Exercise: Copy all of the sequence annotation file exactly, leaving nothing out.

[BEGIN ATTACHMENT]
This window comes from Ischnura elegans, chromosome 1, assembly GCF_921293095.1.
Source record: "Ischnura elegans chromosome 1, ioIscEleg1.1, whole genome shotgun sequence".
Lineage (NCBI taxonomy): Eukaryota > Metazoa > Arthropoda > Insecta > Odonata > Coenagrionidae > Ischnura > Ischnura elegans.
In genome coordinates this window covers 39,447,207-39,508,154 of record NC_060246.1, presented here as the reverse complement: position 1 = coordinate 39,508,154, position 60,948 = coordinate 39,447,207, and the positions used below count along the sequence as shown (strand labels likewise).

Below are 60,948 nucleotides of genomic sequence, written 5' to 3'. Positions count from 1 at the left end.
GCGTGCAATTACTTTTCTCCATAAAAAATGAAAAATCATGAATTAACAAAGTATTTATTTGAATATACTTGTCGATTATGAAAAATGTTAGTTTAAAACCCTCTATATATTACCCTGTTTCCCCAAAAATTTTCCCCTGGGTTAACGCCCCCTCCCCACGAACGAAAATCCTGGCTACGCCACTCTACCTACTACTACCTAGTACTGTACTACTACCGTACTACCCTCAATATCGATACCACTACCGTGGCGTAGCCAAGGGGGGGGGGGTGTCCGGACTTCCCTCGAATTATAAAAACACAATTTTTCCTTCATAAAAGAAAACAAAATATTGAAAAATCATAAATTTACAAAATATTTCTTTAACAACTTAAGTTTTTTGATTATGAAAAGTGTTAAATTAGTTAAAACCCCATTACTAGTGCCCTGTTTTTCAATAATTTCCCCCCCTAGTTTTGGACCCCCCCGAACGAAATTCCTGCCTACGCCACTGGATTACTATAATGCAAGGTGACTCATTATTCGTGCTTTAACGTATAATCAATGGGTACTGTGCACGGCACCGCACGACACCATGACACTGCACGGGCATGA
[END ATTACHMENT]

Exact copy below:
This window comes from Ischnura elegans, chromosome 1, assembly GCF_921293095.1.
Source record: "Ischnura elegans chromosome 1, ioIscEleg1.1, whole genome shotgun sequence".
Lineage (NCBI taxonomy): Eukaryota > Metazoa > Arthropoda > Insecta > Odonata > Coenagrionidae > Ischnura > Ischnura elegans.
In genome coordinates this window covers 39,447,207-39,508,154 of record NC_060246.1, presented here as the reverse complement: position 1 = coordinate 39,508,154, position 60,948 = coordinate 39,447,207, and the positions used below count along the sequence as shown (strand labels likewise).

Below are 60,948 nucleotides of genomic sequence, written 5' to 3'. Positions count from 1 at the left end.
GCGTGCAATTACTTTTCTCCATAAAAAATGAAAAATCATGAATTAACAAAGTATTTATTTGAATATACTTGTCGATTATGAAAAATGTTAGTTTAAAACCCTCTATATATTACCCTGTTTCCCCAAAAATTTTCCCCTGGGTTAACGCCCCCTCCCCACGAACGAAAATCCTGGCTACGCCACTCTACCTACTACTACCTAGTACTGTACTACTACCGTACTACCCTCAATATCGATACCACTACCGTGGCGTAGCCAAGGGGGGGGGGGTGTCCGGACTTCCCTCGAATTATAAAAACACAATTTTTCCTTCATAAAAGAAAACAAAATATTGAAAAATCATAAATTTACAAAATATTTCTTTAACAACTTAAGTTTTTTGATTATGAAAAGTGTTAAATTAGTTAAAACCCCATTACTAGTGCCCTGTTTTTCAATAATTTCCCCCCCTAGTTTTGGACCCCCCCGAACGAAATTCCTGCCTACGCCACTGGATTACTATAATGCAAGGTGACTCATTATTCGTGCTTTAACGTATAATCAATGGGTACTGTGCACGGCACCGCACGACACCATGACACTGCACGGGCATGA